Dear Sister of My Childhood

Stephanie Rogers

Remember Mom and how she sent us away
to play near the highway ditch, us throwing gravel,
cracking a windshield, an accident. The wronged

woman dragged us by the arms, back
to Mom, who was talking on the phone with Dad,
their separation not quite

official, the whistle of the kettle in the kitchen.
Listen, the woman yelled at Mom
who paid attention then. Your kids banged up

my ride with a rock, and Mom twisted
the phone cord around her wrist, smiled a sorry,
sent us to our bedroom where we blanketed

the stuffed animals, planned a fantasy
ship trip, and swung them over
the green carpet ocean till a rabbit flew off

and drowned, the kittens and bears unaware
of their fallen friend. What the hell?
We were fun kids, placing our heads

on Dad’s chest, listening for his heartbeat,
our faces like mother
birds covering the nest. We licked

our plates clean when told, laughed at the old
dog dragging its ass across the rug, salted up
those outdoor slugs that vanished

into mush. Dear sister, visit me now.
New York City stays
windy all year, the crowds shouting

their snare-drum quips at one another,
the summer sweaty as beach shells, Dad dead
from a rip in the intestine, Mom’s boyfriend gone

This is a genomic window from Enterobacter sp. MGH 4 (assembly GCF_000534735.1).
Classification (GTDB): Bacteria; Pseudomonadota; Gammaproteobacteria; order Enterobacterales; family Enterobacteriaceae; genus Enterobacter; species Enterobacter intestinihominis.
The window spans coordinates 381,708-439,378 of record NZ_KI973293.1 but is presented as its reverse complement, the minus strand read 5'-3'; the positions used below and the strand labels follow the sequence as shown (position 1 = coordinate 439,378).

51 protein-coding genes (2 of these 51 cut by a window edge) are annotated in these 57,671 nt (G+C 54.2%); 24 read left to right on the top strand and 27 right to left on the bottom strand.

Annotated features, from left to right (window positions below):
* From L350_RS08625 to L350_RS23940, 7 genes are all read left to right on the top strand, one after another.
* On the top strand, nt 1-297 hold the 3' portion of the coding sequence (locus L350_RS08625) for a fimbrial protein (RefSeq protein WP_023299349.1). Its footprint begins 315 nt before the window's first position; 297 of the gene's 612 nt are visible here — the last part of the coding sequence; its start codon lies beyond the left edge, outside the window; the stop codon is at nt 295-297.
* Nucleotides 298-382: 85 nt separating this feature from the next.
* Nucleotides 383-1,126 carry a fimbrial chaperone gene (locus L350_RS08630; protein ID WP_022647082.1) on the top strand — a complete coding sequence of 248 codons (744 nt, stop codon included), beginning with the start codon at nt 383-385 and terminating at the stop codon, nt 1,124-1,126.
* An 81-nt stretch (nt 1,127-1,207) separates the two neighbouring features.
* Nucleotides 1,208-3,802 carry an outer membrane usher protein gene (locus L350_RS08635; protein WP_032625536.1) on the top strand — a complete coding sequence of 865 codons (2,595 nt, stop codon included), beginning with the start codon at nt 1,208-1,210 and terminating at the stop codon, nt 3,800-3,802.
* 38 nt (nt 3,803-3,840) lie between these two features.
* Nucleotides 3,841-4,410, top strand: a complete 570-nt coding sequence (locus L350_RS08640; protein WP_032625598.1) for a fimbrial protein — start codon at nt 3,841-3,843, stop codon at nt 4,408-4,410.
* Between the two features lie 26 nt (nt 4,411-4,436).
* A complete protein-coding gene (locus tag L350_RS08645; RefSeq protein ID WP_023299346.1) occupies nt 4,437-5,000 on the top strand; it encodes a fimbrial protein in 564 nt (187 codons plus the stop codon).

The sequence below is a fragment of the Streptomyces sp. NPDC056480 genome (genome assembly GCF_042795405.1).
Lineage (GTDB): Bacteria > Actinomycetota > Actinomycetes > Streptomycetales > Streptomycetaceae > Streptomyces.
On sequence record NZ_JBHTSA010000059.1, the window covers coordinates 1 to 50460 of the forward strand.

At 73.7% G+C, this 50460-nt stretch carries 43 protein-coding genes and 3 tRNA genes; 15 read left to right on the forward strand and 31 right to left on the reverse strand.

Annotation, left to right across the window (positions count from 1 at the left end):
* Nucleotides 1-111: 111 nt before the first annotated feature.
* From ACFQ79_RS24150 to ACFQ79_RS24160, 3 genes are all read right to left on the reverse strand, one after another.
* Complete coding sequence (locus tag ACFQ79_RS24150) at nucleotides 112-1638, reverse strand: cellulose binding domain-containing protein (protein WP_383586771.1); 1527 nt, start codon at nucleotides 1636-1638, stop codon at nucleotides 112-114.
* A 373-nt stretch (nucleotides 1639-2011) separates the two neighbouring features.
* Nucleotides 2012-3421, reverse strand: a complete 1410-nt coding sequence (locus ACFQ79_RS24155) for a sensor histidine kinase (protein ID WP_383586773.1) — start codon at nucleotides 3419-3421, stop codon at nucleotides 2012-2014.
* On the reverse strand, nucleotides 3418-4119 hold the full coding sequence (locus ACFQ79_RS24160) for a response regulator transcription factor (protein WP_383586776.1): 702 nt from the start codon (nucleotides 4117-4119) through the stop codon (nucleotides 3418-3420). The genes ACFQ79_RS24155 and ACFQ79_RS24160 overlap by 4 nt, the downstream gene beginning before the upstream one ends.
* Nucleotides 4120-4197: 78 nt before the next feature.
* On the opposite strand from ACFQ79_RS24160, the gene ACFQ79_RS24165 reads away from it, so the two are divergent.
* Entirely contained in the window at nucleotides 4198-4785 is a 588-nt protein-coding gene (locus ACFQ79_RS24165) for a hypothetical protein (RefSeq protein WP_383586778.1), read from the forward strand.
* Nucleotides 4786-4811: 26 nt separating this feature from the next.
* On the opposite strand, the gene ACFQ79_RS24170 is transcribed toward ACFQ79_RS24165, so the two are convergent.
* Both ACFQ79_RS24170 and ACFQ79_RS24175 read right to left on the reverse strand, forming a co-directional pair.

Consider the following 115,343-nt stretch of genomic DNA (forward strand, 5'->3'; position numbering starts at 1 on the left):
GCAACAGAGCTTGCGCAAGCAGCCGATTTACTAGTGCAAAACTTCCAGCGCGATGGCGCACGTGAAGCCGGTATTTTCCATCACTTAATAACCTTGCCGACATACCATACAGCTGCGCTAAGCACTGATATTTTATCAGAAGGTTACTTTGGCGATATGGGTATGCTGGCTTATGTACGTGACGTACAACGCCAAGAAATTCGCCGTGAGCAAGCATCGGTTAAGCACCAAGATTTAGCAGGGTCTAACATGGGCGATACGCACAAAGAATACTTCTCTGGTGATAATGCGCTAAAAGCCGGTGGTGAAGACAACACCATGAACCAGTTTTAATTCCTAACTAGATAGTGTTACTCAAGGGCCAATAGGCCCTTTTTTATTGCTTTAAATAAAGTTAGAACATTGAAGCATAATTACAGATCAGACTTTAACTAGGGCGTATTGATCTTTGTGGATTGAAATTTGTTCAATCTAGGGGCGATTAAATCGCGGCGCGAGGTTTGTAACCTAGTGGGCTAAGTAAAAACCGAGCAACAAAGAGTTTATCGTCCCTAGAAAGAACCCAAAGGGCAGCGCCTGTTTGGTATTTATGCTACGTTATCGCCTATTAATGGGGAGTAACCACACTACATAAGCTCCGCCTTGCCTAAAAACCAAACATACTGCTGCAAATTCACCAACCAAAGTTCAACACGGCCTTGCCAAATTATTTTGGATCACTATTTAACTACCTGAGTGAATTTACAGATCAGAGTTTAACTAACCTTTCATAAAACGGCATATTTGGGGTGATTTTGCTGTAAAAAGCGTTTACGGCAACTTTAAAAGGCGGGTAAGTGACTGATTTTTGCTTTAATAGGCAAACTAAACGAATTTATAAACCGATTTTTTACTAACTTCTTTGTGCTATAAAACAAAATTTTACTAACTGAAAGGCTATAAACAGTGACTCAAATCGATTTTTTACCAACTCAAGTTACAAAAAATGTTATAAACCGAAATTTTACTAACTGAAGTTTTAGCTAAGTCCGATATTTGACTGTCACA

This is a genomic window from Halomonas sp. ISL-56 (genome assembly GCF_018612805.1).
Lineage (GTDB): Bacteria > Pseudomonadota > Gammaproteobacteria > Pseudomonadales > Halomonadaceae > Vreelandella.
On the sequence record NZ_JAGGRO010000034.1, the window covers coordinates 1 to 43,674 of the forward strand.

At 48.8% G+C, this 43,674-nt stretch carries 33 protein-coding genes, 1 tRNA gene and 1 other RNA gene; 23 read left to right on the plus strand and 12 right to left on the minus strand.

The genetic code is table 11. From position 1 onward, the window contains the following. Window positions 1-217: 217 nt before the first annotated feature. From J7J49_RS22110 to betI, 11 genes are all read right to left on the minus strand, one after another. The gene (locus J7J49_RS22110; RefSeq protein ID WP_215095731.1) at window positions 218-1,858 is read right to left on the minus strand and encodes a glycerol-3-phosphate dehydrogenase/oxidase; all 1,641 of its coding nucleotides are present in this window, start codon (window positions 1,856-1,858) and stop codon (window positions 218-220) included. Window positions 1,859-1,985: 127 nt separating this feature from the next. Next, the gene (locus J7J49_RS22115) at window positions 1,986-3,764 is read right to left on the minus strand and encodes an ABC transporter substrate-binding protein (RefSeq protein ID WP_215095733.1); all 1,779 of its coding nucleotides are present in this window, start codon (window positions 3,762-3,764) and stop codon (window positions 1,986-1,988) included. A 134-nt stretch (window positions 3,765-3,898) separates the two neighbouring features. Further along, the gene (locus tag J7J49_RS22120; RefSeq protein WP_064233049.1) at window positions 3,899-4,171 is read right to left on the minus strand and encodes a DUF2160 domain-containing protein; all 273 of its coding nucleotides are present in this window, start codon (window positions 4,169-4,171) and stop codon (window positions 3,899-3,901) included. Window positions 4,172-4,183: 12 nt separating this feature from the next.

on the vodka binge, and all my life spent rounding
corners like a whirlwind, my smoke
settling now. But here I am, still

broke and meddling in your Nashville life,
your three girls sweet as key lime pie
smashed in the face, their tresses: long

and swaying down their backs the way honey
slips softly from the spoon. Let’s crescendo
under the moon together with our banter,

tempers under the weather
for once, us in love with our stupid boyfriends,
giddy as a cow

born with a broken
leg, amputated and fit with a prosthetic limb.
Run the fields with me, like that,

misremembering our girlhood just a bit,
not flinching at Dad’s belt untwisted
from his waist or Mom’s glass bowls

thrown and shattered near our faces.
Now, we’re aces, two women settled and hot
as the metal in our teeth drilled out.

Stephanie Rogers grew up in Middletown, Ohio, and she now lives in New York City. She was educated at The Ohio State University and the University of Cincinnati. Her first collection of poems, Plucking the Stinger, was published by Saturnalia Books, and her second collection, Fat Girl Forms, was published from Saturnalia Books in 2021.

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